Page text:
A missing American snowboarder was declared dead Sunday, raising the death toll to at least four in weekend avalanches that claimed the lives of daredevils seeking the dangerous thrill of skiing off-trail in virgin alpine snow.

Officials called off their search for the 31-year-old American a day after the snowboarder was swept away by a huge avalanche in the western province of Tyrol (search). It was unclear whether authorities had managed to recover the victim's body.

The snow slide that killed the snowboarder also killed two Canadians aged 40 and 57 at the popular resort of St. Anton.

The American was one of four U.S. citizens in their 30s caught in the avalanche; the three others managed to claw their way out of chest-deep snow. The Canadian was one of four people — two married couples — who were enjoying a ski holiday.

The avalanche (search), whose width was estimated as roughly equal to the length of three football fields laid end to end, struck at an elevation of about 7,550 feet in an off-trail area popular with thrill-seekers looking for deep powder.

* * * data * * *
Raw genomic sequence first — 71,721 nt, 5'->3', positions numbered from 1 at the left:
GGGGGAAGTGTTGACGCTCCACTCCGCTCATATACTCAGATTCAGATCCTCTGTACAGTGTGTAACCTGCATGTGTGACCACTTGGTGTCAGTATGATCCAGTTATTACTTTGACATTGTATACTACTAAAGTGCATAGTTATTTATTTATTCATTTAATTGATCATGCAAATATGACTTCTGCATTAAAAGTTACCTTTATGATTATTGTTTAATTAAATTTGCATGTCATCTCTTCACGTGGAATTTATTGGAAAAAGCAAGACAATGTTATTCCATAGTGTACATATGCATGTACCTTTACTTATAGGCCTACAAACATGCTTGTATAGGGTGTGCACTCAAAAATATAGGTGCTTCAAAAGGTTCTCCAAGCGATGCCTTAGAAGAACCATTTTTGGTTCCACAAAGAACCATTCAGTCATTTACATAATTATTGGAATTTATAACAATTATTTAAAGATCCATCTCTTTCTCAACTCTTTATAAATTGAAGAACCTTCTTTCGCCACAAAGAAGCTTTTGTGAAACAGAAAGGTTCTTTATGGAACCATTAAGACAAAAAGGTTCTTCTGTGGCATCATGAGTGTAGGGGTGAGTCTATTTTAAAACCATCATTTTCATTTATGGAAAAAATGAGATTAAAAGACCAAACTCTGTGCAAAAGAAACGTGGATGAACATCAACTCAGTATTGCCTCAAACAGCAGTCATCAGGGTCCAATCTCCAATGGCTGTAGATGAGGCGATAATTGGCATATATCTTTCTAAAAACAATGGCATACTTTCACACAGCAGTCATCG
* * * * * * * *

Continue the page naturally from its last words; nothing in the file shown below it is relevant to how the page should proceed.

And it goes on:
A second, even larger avalanche later Saturday struck a party of five Germans snowboarding in the Gargellen region of the southwestern province of Vorarlberg, killing one and critically injuring two others. Officials on Sunday identified the dead snowboarder as a 25-year-old from Stuttgart who held joint U.S.-German nationality.

It quoted authorities as saying that group also was snowboarding off marked trails when the avalanche, estimated at 700 yards across, thundered down the mountainside. About 80 rescuers aided by dogs recovered the body and rescued the rest of the Germans.

Officials had raised the five-step avalanche alert to level four in recent days after a combination of heavy snowfalls, strong winds and subsequent mild temperatures made snow cover unstable and prone to breaking away.

Experts warn that skiing or snowboarding off-piste in unstable snow can be dangerous and triggers many of the hundreds of slides that annually claim scores of lives in Austria.

Officials who monitor avalanche conditions in the Alps issued a statement Sunday warning people not to venture off trails known to be safe, avoid skiing or snowboarding alone and approach all areas "with the greatest respect."